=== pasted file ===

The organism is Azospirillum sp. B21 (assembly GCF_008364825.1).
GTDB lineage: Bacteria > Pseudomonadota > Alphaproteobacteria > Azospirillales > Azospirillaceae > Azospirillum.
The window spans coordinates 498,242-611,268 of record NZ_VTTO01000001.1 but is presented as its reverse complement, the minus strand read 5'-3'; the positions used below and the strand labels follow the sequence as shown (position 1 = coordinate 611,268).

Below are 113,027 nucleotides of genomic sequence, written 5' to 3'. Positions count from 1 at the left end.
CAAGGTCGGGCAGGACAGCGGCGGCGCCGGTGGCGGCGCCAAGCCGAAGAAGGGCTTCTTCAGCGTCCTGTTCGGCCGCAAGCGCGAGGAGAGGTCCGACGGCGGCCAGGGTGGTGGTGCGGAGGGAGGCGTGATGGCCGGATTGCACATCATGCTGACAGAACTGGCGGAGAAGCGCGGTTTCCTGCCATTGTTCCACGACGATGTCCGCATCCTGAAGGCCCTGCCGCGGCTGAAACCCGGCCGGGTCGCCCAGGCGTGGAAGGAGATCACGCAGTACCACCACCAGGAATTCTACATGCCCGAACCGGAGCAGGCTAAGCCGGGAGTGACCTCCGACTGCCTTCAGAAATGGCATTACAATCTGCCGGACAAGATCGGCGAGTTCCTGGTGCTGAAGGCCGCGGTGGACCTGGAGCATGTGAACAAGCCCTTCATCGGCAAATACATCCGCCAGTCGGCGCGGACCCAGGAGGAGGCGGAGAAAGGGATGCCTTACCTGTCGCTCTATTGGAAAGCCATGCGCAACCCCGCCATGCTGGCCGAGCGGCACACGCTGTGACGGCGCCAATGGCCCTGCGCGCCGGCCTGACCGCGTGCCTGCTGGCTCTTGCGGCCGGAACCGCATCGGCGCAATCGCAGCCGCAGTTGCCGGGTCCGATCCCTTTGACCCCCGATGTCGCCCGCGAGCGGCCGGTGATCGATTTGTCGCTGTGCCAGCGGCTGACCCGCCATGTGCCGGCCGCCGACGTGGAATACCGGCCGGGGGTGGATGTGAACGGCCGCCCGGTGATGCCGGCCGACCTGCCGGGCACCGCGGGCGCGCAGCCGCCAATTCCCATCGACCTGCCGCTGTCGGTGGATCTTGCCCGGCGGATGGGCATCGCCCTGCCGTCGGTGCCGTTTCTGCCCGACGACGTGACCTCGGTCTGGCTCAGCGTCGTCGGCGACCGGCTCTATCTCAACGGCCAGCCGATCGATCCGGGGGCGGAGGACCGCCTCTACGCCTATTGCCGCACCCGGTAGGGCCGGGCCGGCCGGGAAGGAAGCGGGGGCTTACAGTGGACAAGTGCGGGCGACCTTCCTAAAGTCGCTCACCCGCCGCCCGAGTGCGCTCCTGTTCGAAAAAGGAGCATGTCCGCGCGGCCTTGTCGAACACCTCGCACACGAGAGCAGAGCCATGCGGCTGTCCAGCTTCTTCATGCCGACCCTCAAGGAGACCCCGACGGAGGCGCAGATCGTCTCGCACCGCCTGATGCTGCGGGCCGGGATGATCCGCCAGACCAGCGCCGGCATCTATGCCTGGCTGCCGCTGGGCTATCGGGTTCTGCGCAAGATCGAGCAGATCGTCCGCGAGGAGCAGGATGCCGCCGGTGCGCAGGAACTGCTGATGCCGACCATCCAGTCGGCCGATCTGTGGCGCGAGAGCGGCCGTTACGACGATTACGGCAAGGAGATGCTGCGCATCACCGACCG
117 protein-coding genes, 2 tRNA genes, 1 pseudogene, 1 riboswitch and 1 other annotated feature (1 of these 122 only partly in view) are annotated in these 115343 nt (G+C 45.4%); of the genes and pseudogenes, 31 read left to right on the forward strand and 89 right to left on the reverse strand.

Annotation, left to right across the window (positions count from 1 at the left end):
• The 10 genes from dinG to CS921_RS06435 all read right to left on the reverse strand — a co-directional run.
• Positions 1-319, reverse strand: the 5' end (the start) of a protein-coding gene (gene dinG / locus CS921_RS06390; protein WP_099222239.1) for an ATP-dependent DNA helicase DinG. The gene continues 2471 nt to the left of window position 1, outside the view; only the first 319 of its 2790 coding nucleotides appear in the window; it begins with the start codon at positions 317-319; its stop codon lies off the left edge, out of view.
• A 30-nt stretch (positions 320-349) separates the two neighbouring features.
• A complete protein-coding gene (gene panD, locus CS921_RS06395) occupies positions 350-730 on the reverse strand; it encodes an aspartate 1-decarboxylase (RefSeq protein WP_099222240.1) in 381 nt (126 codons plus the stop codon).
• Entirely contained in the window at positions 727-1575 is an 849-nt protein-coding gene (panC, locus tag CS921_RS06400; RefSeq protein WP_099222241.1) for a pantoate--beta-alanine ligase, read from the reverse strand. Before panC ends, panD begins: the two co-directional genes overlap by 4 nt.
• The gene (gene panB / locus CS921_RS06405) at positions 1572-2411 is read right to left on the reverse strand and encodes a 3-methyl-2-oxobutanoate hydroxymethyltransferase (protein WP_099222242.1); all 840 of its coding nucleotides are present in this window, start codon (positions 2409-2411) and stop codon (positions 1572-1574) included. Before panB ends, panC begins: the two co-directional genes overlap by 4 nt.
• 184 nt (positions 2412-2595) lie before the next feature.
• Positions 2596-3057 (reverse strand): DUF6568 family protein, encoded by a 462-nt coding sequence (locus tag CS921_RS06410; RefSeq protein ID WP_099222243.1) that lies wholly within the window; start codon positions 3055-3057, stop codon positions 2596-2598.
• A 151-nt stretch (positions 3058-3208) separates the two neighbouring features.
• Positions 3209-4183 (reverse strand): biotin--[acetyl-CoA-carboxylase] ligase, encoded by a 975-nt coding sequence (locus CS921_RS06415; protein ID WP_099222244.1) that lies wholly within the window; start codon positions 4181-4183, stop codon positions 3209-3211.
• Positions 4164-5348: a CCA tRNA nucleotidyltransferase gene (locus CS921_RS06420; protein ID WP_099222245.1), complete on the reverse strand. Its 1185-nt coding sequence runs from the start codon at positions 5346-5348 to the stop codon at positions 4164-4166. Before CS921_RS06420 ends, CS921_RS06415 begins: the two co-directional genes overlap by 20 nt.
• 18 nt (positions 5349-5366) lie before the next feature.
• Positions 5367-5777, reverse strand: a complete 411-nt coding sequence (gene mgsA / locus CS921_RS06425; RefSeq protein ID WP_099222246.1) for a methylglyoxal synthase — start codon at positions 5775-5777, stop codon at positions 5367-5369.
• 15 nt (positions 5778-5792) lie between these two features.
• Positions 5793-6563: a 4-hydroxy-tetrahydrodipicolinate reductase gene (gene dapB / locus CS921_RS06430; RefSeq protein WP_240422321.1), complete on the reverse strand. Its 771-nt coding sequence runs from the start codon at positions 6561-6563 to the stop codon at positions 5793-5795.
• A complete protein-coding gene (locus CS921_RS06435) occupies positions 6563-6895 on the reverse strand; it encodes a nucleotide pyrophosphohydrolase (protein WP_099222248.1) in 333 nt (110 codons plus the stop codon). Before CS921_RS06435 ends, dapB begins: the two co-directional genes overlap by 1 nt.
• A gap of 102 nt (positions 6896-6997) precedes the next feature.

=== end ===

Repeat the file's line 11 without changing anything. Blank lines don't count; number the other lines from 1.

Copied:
• A complete protein-coding gene (gene panD, locus CS921_RS06395) occupies positions 350-730 on the reverse strand; it encodes an aspartate 1-decarboxylase (RefSeq protein WP_099222240.1) in 381 nt (126 codons plus the stop codon).